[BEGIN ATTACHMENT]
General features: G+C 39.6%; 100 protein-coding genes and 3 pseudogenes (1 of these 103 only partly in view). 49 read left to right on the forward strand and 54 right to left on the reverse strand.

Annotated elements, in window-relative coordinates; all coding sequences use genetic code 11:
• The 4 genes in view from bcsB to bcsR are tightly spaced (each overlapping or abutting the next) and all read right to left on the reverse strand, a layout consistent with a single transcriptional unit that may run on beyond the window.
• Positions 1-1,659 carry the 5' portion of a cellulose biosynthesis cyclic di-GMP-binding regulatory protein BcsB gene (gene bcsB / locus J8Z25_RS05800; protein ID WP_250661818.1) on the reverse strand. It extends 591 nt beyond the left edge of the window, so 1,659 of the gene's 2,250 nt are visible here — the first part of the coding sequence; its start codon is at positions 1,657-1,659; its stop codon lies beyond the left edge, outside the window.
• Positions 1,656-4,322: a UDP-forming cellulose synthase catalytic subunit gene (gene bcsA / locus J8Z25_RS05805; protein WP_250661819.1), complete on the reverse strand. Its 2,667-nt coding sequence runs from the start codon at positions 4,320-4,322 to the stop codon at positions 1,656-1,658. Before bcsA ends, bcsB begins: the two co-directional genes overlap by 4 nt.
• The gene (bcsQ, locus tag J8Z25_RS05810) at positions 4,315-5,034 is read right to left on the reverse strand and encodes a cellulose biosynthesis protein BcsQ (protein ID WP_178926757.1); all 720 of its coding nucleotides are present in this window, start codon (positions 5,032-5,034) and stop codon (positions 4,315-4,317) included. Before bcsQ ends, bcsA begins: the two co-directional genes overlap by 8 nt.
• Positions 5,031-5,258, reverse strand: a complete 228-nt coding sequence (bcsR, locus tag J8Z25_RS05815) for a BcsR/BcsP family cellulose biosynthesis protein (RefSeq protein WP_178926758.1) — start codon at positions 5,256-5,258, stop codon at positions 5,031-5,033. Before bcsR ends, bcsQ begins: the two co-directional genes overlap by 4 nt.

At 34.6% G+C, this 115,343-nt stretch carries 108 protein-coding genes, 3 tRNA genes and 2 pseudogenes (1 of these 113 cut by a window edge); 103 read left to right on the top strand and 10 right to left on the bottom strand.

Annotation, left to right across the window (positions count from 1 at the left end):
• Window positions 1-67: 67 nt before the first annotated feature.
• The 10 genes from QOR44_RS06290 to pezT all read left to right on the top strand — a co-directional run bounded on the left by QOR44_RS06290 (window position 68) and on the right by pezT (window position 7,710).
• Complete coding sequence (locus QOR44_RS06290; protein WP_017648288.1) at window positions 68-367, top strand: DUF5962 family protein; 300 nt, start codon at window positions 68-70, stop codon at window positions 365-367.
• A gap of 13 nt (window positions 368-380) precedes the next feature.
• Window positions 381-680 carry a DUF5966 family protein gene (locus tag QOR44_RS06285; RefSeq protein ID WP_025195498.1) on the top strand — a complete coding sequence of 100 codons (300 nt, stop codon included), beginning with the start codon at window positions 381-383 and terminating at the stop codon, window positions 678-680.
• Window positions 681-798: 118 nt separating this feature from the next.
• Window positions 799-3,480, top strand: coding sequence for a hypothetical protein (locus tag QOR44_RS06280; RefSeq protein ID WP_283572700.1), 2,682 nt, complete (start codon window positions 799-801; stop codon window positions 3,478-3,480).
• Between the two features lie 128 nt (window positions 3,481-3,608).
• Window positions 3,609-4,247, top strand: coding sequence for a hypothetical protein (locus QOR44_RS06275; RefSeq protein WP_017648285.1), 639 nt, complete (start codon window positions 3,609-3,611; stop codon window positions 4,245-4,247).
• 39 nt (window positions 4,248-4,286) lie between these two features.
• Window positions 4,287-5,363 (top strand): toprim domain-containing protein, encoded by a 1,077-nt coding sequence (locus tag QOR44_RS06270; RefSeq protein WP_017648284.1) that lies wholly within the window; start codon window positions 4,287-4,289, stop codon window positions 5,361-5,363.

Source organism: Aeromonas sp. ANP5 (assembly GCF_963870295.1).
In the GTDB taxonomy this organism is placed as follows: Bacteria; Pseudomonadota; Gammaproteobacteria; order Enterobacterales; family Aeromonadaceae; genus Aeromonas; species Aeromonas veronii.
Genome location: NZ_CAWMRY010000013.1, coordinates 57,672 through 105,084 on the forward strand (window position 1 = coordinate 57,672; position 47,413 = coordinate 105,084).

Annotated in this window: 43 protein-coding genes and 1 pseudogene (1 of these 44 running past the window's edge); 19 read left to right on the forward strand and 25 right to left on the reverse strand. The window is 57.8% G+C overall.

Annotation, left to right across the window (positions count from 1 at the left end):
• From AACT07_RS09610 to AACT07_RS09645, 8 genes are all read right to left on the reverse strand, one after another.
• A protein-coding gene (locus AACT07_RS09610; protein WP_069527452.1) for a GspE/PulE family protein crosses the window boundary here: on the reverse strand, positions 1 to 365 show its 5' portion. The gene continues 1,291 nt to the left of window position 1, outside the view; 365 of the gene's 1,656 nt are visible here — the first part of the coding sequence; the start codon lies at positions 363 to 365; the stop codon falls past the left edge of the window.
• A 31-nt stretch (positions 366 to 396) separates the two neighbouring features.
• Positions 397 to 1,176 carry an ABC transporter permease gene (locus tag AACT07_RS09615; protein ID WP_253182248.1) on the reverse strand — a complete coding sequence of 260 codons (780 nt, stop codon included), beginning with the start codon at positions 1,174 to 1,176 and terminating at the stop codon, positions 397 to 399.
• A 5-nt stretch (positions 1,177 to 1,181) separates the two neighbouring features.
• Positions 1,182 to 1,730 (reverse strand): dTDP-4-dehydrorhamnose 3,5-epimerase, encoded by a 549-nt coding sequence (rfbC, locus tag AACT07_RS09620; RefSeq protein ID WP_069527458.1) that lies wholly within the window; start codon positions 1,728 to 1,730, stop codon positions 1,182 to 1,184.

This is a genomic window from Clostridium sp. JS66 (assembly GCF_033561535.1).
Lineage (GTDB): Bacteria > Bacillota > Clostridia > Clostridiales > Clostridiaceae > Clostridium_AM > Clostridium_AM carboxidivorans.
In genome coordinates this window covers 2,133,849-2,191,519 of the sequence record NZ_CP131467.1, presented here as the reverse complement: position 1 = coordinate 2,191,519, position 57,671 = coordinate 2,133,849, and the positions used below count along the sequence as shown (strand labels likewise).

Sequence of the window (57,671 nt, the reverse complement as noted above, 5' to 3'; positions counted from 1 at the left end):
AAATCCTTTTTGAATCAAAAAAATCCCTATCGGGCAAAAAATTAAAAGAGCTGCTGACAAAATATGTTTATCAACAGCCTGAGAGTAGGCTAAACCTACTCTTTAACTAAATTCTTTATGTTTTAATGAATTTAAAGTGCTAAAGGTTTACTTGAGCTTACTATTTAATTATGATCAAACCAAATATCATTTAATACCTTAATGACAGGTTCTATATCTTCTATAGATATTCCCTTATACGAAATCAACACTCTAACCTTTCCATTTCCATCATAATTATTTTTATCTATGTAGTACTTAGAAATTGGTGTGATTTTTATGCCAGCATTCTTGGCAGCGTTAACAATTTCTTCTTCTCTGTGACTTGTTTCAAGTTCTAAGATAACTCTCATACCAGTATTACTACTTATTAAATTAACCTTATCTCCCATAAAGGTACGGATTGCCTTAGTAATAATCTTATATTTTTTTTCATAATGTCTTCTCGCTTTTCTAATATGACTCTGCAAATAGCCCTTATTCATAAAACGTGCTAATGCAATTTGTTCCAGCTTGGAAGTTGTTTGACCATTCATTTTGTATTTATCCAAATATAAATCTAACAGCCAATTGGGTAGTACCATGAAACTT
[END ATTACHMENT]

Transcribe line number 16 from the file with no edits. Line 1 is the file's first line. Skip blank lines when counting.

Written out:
• Window positions 799-3,480, top strand: coding sequence for a hypothetical protein (locus tag QOR44_RS06280; RefSeq protein ID WP_283572700.1), 2,682 nt, complete (start codon window positions 799-801; stop codon window positions 3,478-3,480).